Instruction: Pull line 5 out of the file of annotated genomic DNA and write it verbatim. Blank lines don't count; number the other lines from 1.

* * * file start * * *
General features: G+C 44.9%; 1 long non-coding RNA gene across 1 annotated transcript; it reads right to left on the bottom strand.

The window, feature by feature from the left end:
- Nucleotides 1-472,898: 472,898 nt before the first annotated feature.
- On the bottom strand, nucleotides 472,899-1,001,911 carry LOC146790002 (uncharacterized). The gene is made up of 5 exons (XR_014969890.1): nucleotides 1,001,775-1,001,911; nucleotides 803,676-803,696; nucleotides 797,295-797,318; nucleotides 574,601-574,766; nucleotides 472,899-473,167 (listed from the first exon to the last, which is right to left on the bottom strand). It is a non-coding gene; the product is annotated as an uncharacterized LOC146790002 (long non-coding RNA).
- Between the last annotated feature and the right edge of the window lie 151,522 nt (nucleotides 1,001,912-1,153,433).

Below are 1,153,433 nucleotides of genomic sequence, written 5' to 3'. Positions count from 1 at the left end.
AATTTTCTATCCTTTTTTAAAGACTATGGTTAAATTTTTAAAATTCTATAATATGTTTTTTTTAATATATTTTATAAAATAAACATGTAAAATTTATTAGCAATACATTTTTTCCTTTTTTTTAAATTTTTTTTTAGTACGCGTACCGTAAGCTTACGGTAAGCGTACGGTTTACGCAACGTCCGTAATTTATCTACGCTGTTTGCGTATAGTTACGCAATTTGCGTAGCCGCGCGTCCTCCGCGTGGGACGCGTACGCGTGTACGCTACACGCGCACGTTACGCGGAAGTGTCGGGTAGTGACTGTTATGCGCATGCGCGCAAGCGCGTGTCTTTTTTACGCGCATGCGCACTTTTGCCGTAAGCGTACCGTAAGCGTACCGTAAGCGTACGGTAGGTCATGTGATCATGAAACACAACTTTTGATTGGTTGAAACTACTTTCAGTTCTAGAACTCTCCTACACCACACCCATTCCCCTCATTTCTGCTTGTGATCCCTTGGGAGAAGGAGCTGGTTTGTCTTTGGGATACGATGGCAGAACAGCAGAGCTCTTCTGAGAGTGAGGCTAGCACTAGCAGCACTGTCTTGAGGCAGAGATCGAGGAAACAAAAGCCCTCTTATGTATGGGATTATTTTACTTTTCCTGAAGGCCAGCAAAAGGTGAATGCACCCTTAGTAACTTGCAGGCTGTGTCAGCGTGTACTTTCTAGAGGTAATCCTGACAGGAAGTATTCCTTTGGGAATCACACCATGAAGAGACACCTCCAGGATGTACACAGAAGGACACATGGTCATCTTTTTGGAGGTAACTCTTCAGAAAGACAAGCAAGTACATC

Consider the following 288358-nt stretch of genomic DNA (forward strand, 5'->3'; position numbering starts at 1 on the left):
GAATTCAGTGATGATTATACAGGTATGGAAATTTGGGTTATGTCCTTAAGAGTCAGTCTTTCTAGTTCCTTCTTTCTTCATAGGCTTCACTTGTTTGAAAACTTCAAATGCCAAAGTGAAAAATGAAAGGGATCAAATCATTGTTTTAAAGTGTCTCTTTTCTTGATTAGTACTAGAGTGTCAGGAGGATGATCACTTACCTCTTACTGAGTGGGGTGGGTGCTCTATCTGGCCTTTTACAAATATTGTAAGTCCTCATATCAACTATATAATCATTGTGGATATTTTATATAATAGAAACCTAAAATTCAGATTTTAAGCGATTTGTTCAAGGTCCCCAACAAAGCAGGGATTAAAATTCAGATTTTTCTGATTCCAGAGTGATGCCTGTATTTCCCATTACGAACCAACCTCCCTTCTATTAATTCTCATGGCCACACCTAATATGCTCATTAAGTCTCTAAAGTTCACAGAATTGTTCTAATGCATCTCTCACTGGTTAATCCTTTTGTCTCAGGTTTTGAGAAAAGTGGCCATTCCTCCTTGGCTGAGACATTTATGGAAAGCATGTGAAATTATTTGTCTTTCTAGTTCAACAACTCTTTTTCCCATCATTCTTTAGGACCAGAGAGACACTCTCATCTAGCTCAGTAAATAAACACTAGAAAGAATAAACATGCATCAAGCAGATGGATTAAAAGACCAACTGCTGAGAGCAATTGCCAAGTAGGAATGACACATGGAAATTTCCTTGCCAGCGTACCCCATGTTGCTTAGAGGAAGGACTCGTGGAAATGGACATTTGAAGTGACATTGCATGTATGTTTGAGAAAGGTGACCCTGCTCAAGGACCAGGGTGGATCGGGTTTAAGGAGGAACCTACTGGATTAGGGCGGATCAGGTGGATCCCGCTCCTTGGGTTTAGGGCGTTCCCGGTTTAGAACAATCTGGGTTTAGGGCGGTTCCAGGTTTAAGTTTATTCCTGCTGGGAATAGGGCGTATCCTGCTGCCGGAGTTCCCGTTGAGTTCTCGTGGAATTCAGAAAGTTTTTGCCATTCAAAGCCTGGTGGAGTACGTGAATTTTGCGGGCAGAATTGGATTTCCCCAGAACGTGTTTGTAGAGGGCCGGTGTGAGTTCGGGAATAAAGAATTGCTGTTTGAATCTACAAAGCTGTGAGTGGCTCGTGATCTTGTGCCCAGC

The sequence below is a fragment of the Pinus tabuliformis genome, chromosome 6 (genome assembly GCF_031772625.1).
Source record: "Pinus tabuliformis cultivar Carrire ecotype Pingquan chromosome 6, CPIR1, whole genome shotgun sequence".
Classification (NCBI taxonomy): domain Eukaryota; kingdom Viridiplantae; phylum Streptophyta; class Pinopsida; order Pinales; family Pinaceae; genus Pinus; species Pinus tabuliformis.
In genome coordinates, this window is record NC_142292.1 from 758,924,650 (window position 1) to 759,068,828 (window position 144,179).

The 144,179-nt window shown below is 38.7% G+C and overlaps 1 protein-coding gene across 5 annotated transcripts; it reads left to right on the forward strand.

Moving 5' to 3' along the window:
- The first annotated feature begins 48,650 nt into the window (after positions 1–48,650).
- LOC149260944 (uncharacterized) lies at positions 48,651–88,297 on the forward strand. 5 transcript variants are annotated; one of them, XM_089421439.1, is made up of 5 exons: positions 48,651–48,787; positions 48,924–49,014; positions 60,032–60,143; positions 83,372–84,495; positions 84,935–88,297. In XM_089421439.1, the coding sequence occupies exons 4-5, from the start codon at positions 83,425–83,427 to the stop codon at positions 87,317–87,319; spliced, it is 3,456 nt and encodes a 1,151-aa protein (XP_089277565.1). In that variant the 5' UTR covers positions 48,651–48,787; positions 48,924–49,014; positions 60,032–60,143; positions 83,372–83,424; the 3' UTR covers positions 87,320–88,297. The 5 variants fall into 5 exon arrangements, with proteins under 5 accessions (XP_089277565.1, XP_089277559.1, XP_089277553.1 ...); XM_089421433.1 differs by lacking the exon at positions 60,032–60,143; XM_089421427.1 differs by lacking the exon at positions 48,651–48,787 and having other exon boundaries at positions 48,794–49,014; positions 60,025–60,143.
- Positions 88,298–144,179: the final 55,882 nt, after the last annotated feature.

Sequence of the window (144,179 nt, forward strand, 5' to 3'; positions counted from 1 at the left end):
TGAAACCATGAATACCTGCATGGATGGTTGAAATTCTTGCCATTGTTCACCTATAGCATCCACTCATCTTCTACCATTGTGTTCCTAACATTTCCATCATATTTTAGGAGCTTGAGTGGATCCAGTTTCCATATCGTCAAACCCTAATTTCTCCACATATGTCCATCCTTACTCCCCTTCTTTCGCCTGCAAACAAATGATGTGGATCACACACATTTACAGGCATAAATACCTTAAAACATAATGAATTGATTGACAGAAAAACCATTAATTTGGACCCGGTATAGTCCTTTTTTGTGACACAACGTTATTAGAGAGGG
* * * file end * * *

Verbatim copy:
- Between the last annotated feature and the right edge of the window lie 151,522 nt (nucleotides 1,001,912-1,153,433).